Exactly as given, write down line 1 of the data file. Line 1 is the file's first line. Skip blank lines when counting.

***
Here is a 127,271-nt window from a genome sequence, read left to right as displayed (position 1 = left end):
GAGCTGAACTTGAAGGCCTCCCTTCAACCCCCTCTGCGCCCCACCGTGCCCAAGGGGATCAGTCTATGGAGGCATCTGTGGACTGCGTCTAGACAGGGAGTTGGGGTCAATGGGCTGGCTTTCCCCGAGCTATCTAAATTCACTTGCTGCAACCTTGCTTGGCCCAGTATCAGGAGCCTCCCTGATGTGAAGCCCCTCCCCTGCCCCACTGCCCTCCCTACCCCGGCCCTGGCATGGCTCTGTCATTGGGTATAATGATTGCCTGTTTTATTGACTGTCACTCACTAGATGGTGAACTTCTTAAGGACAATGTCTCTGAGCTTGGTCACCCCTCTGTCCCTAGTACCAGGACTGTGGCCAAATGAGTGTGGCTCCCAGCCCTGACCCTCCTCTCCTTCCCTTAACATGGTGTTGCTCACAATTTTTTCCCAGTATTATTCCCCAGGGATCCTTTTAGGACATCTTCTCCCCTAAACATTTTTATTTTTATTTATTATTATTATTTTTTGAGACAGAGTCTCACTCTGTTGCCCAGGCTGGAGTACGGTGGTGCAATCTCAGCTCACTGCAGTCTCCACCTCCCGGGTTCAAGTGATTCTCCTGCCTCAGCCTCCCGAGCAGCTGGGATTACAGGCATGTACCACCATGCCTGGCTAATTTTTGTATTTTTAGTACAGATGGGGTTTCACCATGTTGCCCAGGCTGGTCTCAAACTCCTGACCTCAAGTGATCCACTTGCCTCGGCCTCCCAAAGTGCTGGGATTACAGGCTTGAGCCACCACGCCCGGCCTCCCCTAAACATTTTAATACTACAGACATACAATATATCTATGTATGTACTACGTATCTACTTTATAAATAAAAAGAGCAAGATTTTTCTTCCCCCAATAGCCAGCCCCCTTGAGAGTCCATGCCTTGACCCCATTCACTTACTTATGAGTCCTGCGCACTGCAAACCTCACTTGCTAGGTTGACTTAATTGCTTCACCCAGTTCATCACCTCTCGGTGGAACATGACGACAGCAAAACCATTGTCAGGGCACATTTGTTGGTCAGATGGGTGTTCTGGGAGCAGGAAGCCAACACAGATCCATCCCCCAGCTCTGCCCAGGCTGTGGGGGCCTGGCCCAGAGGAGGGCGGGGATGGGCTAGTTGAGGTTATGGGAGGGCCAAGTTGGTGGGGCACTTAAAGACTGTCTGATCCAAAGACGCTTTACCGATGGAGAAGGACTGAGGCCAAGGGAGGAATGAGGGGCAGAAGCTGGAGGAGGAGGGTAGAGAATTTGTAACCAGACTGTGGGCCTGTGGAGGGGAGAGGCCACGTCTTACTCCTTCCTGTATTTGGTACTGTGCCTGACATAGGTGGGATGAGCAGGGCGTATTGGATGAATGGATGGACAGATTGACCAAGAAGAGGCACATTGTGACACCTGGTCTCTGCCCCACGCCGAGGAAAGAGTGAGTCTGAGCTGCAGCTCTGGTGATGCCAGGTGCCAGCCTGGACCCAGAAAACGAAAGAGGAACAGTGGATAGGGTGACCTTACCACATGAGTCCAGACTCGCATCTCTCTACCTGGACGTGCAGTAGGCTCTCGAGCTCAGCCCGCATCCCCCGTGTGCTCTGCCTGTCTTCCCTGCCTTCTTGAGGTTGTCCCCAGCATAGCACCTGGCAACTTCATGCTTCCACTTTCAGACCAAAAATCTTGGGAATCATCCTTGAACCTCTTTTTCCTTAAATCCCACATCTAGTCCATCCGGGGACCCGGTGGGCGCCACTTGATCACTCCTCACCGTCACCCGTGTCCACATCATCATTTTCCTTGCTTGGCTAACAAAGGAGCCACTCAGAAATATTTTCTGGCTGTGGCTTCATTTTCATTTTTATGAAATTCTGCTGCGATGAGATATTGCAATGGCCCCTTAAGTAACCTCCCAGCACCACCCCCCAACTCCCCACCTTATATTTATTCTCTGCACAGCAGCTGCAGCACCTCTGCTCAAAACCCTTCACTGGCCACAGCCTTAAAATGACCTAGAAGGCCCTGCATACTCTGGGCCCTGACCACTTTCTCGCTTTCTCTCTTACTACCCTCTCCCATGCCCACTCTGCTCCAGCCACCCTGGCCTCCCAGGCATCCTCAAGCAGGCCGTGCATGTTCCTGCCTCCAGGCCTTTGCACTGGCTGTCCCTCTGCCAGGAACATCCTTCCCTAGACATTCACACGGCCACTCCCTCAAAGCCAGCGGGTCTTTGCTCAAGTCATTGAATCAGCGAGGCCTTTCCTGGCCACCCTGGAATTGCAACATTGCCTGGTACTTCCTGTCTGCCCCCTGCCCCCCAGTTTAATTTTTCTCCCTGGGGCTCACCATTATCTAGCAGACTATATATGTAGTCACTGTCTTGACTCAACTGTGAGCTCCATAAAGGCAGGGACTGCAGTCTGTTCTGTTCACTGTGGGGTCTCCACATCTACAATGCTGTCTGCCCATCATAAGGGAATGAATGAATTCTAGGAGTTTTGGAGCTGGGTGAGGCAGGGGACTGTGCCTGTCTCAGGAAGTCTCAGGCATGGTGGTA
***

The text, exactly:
Here is a 127,271-nt window from a genome sequence, read left to right as displayed (position 1 = left end):